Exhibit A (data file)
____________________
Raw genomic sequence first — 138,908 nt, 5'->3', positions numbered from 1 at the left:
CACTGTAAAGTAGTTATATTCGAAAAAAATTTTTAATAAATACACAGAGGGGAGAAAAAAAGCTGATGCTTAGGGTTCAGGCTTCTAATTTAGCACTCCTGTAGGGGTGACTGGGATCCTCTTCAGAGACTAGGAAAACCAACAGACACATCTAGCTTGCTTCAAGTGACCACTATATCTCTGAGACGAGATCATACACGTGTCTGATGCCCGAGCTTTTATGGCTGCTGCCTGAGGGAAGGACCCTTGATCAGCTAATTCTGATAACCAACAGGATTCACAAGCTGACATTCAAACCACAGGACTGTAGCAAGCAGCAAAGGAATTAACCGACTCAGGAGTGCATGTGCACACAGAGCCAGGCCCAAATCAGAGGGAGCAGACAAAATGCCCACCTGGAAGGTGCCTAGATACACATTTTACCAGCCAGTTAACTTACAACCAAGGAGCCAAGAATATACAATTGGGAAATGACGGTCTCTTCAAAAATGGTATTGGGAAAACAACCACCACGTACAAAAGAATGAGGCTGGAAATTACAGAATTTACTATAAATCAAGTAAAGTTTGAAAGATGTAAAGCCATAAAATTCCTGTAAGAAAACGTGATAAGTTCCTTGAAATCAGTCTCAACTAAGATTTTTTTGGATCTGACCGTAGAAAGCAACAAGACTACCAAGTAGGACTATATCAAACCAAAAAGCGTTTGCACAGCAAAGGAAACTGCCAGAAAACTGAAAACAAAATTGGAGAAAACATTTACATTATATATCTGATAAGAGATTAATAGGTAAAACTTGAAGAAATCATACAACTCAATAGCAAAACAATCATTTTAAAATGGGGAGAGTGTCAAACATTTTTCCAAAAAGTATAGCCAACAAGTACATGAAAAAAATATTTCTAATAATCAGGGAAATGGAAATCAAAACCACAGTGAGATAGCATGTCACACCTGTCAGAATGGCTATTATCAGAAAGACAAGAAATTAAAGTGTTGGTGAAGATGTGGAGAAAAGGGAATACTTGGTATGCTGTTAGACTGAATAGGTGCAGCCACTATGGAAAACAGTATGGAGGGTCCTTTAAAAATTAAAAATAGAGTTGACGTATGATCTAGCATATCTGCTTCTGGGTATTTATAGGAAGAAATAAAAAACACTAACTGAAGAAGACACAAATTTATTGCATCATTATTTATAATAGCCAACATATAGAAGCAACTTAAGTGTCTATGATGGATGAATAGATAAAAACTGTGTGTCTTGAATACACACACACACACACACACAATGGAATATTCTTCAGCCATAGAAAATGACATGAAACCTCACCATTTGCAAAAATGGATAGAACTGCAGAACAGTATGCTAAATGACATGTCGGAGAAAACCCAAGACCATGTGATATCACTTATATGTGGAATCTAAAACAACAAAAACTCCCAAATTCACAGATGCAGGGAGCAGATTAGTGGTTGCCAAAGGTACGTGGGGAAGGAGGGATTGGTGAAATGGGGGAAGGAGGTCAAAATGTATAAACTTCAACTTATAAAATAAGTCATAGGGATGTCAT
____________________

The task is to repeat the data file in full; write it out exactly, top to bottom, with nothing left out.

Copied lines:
Raw genomic sequence first — 138,908 nt, 5'->3', positions numbered from 1 at the left:
CACTGTAAAGTAGTTATATTCGAAAAAAATTTTTAATAAATACACAGAGGGGAGAAAAAAAGCTGATGCTTAGGGTTCAGGCTTCTAATTTAGCACTCCTGTAGGGGTGACTGGGATCCTCTTCAGAGACTAGGAAAACCAACAGACACATCTAGCTTGCTTCAAGTGACCACTATATCTCTGAGACGAGATCATACACGTGTCTGATGCCCGAGCTTTTATGGCTGCTGCCTGAGGGAAGGACCCTTGATCAGCTAATTCTGATAACCAACAGGATTCACAAGCTGACATTCAAACCACAGGACTGTAGCAAGCAGCAAAGGAATTAACCGACTCAGGAGTGCATGTGCACACAGAGCCAGGCCCAAATCAGAGGGAGCAGACAAAATGCCCACCTGGAAGGTGCCTAGATACACATTTTACCAGCCAGTTAACTTACAACCAAGGAGCCAAGAATATACAATTGGGAAATGACGGTCTCTTCAAAAATGGTATTGGGAAAACAACCACCACGTACAAAAGAATGAGGCTGGAAATTACAGAATTTACTATAAATCAAGTAAAGTTTGAAAGATGTAAAGCCATAAAATTCCTGTAAGAAAACGTGATAAGTTCCTTGAAATCAGTCTCAACTAAGATTTTTTTGGATCTGACCGTAGAAAGCAACAAGACTACCAAGTAGGACTATATCAAACCAAAAAGCGTTTGCACAGCAAAGGAAACTGCCAGAAAACTGAAAACAAAATTGGAGAAAACATTTACATTATATATCTGATAAGAGATTAATAGGTAAAACTTGAAGAAATCATACAACTCAATAGCAAAACAATCATTTTAAAATGGGGAGAGTGTCAAACATTTTTCCAAAAAGTATAGCCAACAAGTACATGAAAAAAATATTTCTAATAATCAGGGAAATGGAAATCAAAACCACAGTGAGATAGCATGTCACACCTGTCAGAATGGCTATTATCAGAAAGACAAGAAATTAAAGTGTTGGTGAAGATGTGGAGAAAAGGGAATACTTGGTATGCTGTTAGACTGAATAGGTGCAGCCACTATGGAAAACAGTATGGAGGGTCCTTTAAAAATTAAAAATAGAGTTGACGTATGATCTAGCATATCTGCTTCTGGGTATTTATAGGAAGAAATAAAAAACACTAACTGAAGAAGACACAAATTTATTGCATCATTATTTATAATAGCCAACATATAGAAGCAACTTAAGTGTCTATGATGGATGAATAGATAAAAACTGTGTGTCTTGAATACACACACACACACACACACAATGGAATATTCTTCAGCCATAGAAAATGACATGAAACCTCACCATTTGCAAAAATGGATAGAACTGCAGAACAGTATGCTAAATGACATGTCGGAGAAAACCCAAGACCATGTGATATCACTTATATGTGGAATCTAAAACAACAAAAACTCCCAAATTCACAGATGCAGGGAGCAGATTAGTGGTTGCCAAAGGTACGTGGGGAAGGAGGGATTGGTGAAATGGGGGAAGGAGGTCAAAATGTATAAACTTCAACTTATAAAATAAGTCATAGGGATGTCAT